In today’s [1 October 2012] “Johnson”, the excellent blog about the English language in The Economist, the correspondent writes that his four-year-old daughter queried why his wife had used the word “whom” rather than “who” (see the article at http://www.economist.com/blogs/johnson/2012/10/grammar?fsrc=nlw|newe|10-1-2012|3637062|37958798|).
Several things strike me about this. Firstly, how many four-year-olds notice such subtle differences in the way adults speak? Does his daughter read dictionaries rather than books with pictures?
Secondly, the correspondent (who I infer from his own use of the language to be American) says that he believes whom is safe for a few years yet. “Kids will go on reaching secondary school being taught, for the first time, how to use who‘s strange cousin”, he writes. That may be so in the US, but I bet there are many secondary school English teachers in the UK who don’t know the distinction themselves, let alone are able to communicate it in a way that their pupils will remember. In saying this I have no wish to upset the teaching profession but, rather, am lamenting the apparently inexorable downward spiral in the quality of English spoken – and, increasingly, written – by the British population (including journalists, who I still maintain have a special responsibility to get things right on behalf of the rest of us). Correctness in grammar seems to be a thing of the past.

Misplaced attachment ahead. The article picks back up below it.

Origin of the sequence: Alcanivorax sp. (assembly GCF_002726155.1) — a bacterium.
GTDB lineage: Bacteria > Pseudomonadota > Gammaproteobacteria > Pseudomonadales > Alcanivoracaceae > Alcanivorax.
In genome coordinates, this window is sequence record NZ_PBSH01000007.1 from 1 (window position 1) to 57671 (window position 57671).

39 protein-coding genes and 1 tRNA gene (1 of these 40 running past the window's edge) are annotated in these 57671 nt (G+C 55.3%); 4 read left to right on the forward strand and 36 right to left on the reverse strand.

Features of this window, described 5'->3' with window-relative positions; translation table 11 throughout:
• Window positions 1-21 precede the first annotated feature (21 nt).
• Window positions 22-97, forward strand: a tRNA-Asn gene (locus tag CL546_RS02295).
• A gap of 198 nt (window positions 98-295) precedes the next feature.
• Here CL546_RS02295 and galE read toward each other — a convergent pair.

The two editions of Fowler’s Modern English Usage I possess both begin the entry on “who and whom” with the essential distinction that “who” is subjective and “whom” objective. The Second Edition, revised by Sir Ernest Gowers (1968), contains a further 2,000 or so words on the subject. The Third, Revised – or, rather, rewritten – by Robert Burchfield (2004), gets by with about 1,200. That in itself may tell us something about the evolving, and diminishing, differences between the two as the language develops.
Or perhaps not. A pithy observation comes from a reader commenting online on The Economist’s article. “Language is too complex to allow its structure to degrade to the standard of the colloquial”, says “Non-techie Talk”. (I love some of the nicknames that bloggers give themselves to preserve their anonymity, even on issues where anonymity is completely pointless.) I hope he/she is right, whoever/whomever/whomsoever they may be.